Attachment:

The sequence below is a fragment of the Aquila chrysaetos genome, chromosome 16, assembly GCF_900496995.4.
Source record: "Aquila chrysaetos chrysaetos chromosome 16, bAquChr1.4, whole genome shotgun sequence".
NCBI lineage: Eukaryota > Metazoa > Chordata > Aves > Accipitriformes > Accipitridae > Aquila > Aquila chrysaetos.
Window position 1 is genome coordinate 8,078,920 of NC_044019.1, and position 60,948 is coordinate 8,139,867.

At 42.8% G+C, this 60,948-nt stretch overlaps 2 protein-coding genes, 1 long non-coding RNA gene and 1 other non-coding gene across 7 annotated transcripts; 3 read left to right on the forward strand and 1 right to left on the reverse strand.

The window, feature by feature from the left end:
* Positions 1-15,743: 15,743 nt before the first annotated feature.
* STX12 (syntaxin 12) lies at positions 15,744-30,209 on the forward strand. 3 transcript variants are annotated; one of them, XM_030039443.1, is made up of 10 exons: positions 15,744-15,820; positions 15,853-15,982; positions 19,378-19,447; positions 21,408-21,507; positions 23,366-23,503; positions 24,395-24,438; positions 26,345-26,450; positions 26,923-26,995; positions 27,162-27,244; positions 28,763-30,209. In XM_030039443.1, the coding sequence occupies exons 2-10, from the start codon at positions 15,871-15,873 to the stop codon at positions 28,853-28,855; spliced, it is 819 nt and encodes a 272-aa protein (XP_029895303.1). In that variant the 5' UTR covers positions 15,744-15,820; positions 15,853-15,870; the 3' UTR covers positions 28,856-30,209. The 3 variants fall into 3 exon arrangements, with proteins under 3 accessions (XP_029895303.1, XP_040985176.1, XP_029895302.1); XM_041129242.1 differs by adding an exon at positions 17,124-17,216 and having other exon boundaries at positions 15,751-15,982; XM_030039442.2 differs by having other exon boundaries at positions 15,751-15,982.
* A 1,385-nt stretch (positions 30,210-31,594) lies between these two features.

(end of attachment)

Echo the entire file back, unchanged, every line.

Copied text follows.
The sequence below is a fragment of the Aquila chrysaetos genome, chromosome 16, assembly GCF_900496995.4.
Source record: "Aquila chrysaetos chrysaetos chromosome 16, bAquChr1.4, whole genome shotgun sequence".
NCBI lineage: Eukaryota > Metazoa > Chordata > Aves > Accipitriformes > Accipitridae > Aquila > Aquila chrysaetos.
Window position 1 is genome coordinate 8,078,920 of NC_044019.1, and position 60,948 is coordinate 8,139,867.

At 42.8% G+C, this 60,948-nt stretch overlaps 2 protein-coding genes, 1 long non-coding RNA gene and 1 other non-coding gene across 7 annotated transcripts; 3 read left to right on the forward strand and 1 right to left on the reverse strand.

The window, feature by feature from the left end:
* Positions 1-15,743: 15,743 nt before the first annotated feature.
* STX12 (syntaxin 12) lies at positions 15,744-30,209 on the forward strand. 3 transcript variants are annotated; one of them, XM_030039443.1, is made up of 10 exons: positions 15,744-15,820; positions 15,853-15,982; positions 19,378-19,447; positions 21,408-21,507; positions 23,366-23,503; positions 24,395-24,438; positions 26,345-26,450; positions 26,923-26,995; positions 27,162-27,244; positions 28,763-30,209. In XM_030039443.1, the coding sequence occupies exons 2-10, from the start codon at positions 15,871-15,873 to the stop codon at positions 28,853-28,855; spliced, it is 819 nt and encodes a 272-aa protein (XP_029895303.1). In that variant the 5' UTR covers positions 15,744-15,820; positions 15,853-15,870; the 3' UTR covers positions 28,856-30,209. The 3 variants fall into 3 exon arrangements, with proteins under 3 accessions (XP_029895303.1, XP_040985176.1, XP_029895302.1); XM_041129242.1 differs by adding an exon at positions 17,124-17,216 and having other exon boundaries at positions 15,751-15,982; XM_030039442.2 differs by having other exon boundaries at positions 15,751-15,982.
* A 1,385-nt stretch (positions 30,210-31,594) lies between these two features.